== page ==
What We Use: Adam Dachis’ Favourite Gear And Productivity Tips

What We Use: Adam Dachis’ Favourite Gear And Productivity Tips

All this week, Lifehacker’s editors will be sharing the hardware, software, and tips and tricks they use to do their jobs here. I’m bringing you way too computers, frustration-saving tips and some cool audio/video gear.


Desktops & Laptops

We’re not going to get into the ridiculous number of computers I have collected and instead take a look at the four I actively use every day. Yes, it’s kind of weird and seems excessive but it works very well for me. Rather than address each computer individually, I’ve broken this up into the three workspaces.

Couch Command Central


The Media Workstation

The Windows Testing Booth

installed XBMC on my second generation Apple TVXBMC nettop


Grid-Itmy favourite organisation tool500GB portable hard driveflash drivesZoom H1 portable recorderIncase Campus Backpack

Phones, Tablets, and Other Mobile Devices

wishing it was an Android 3.0 tabletthis headset

Media Equipment

you’ve seenCanon 5D MK IISony a NEX-5Zoom H4N


Dropbox organisation systemthese iconssimple wallpaper


Here are the apps I use every day on my Mac:

  • Dropbox, obviously
  • Transmit (although CyberDuck is an excellent free alternative)
  • Twitter (the official Mac client)
  • Apple Mail (yes, I still use a desktop mail client, leave me alone)
  • Adium, also known as the best damn chat client on Mac OS X.
  • Google Chrome, my main browser (more on this later)
  • Notational Velocity, a wonderfully simple notes app that syncs with Simplenote
  • Adobe Photoshop CS5, which still can’t be replaced by alternatives for a lot of what I do (though I can’t argue that PIxelmator isn’t a great alternative for most stuff)
  • TextExpander, though I’ll dump it the moment I find another text expansion application that doesn’t suffer from its numerous issues with replacing the clipboard
  • NetNewsWire for RSS feeds, though I’m hoping to replace it with Reeder once it’s working properly
  • VLC, since it never fails to play any video file
  • Textmate, for when I need to write code (which I don’t use every day but it’s worth mentioning anyhow)
  • ScreenSharingMenulet, for easy screen sharing from the menubar
  • Teleport, for controlling other computes with my laptop


While I’m not a heavy Windows user, there are a few apps I really like:

  • Skype, which I hate on the Mac but somehow love on Windows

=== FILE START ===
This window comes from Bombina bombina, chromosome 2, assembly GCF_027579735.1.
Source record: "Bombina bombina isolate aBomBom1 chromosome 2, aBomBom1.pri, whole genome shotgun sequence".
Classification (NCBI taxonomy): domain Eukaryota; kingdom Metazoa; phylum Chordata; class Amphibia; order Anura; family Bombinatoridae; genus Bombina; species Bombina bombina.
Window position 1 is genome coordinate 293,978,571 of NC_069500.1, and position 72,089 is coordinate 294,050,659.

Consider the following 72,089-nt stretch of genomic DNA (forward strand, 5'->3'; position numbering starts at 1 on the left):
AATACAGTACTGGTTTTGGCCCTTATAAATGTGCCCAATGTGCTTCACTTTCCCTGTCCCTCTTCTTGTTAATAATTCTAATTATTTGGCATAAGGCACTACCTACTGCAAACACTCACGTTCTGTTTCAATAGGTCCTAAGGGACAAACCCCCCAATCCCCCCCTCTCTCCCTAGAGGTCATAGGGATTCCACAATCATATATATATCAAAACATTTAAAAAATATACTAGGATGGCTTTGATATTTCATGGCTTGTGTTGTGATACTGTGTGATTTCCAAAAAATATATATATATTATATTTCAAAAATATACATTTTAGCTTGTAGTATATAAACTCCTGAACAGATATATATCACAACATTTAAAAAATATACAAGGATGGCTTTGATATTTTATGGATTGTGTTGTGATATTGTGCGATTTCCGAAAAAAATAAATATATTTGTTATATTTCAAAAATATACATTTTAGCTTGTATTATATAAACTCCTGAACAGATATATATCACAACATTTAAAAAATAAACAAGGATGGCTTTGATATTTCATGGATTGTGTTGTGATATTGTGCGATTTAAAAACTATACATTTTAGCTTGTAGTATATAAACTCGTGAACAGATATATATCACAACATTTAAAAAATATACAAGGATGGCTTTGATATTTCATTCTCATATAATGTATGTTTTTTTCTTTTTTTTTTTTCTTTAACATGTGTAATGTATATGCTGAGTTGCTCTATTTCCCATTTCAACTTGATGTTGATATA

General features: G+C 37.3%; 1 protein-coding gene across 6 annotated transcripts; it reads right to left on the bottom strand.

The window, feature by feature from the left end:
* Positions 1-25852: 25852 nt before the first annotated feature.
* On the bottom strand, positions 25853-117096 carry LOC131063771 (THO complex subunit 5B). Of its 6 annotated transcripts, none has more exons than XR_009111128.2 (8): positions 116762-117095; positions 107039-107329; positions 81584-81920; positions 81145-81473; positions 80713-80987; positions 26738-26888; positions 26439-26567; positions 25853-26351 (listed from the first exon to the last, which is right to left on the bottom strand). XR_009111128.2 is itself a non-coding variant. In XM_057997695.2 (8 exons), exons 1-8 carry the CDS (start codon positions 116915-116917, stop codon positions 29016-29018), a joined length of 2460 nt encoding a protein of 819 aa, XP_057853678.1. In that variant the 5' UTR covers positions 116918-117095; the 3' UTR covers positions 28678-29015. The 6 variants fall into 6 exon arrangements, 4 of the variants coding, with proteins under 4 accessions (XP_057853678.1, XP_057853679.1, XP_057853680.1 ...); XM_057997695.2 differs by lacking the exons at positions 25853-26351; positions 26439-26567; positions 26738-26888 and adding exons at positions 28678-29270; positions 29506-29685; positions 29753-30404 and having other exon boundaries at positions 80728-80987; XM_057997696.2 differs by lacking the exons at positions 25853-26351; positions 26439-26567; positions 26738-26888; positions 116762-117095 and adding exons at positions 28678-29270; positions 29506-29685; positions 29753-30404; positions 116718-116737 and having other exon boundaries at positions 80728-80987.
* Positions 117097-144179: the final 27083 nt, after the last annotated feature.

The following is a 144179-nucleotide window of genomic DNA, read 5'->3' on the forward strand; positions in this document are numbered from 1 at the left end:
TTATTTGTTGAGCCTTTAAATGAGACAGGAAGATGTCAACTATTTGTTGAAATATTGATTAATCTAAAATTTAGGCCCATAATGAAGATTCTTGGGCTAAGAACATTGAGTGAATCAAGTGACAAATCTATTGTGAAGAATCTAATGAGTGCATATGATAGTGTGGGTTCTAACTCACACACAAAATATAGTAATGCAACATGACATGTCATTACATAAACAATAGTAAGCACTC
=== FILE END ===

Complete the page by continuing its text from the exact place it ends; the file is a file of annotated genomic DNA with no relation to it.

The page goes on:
• ClipCube, for an endless clipboard history
  • Sublime Text, which is basically the best Textmate alternative for Windows
  • Digsby is my favourite Windows chat client, aside from all of those annoying ads you have to go through during installation
  • RealVNC, for, uh, VNC
  • ClipUpload for quick, easy uploading

Web Apps and Browser Add-ons

Chrome is my browser. I started off as a Safari user because it was fast and I liked the interface. Firefox appealed to me because of its extensibility, but it was always so slow so I never used it. Then Chrome came along and turned out to be the best of both worlds so there was really no decision to be made. I switched pretty much as soon as Chrome was officially released for the Mac. I keep Safari and Firefox around for testing and screencasting purposes, but I really never use them for real work. So here are my Chrome add-ons (many of which have Firefox equivalents):

  • Amazon Wishlist, because it takes up less space as an icon than a bookmarklet in my bookmarks bar
  • Dropbox, because I love Dropbox and not because I actually use this extension
  • Bit.ly URL Shortener, because it’s faster than going to bit.ly
  • LastPass, because you have no idea what you’re missing/insane if you’re not using it
  • TabCloud, because I’m a tab glutton
  • Create Link, for all its time saving benefits when creating links
  • Google Voice which I shouldn’t need to explain
  • SabConnect++, because…well, you’re all going to yell at me if I explain this one

Mobile Apps

I have a lot of these and use very few of them. Here’s the short list:

  • Instagram
  • The built-in Clock app, which I still say is the best app on the iPhone
  • Captio, because it makes it much easier to email screenshots to myself for app reviews
  • Simplenote, because it’s the best notes app for iOS and it’s free
  • Wunderlist for to-dos
  • Dropbox, for those times when I don’t get around to syncing something I want on my phone
  • TV Forecast, which reminds me what to download
  • myNZB, which facilitates downloading (of what, we may never know!)
  • Air Video, because Apple video format support sucks
  • Amazon, because I buy most of my stuff from Amazon
  • DSLR Remote, because it’s perhaps the most amazing iOS app ever made (when it works)
  • Weet, for the rare occasion when I check Twitter from my phone


Ditch the Granny Knot to Tie Your Shoes More Efficiently

Of all the tips on Lifehacker, the one I use all the time is the one that taught me how to tie my shoes properly. I’ve used this tip as an example when pitching ideas for various things and I love annoying people by telling them they don’t know how to tie their shoes correctly. It really does work much better than any other shoe-tying method I’ve used in the past.[imgclear]

How to Build a Car Mount for Your mobile phone from Office Supplies

When this was posted on Monday, Adam Pash instituted a slave labour workshop in which I was the sole employee and the sole product was DIY car mounts as described in this post. I’ve been using mine for the past few days now and it works great!

Remove Stubborn Batteries and Other Cool Magnet Tricks

I have some pretty stubborn devices that do not want to let go of their used up batteries. Now I always keep a spare magnet available on the refrigerator to help me out when that happens. Big, big help.

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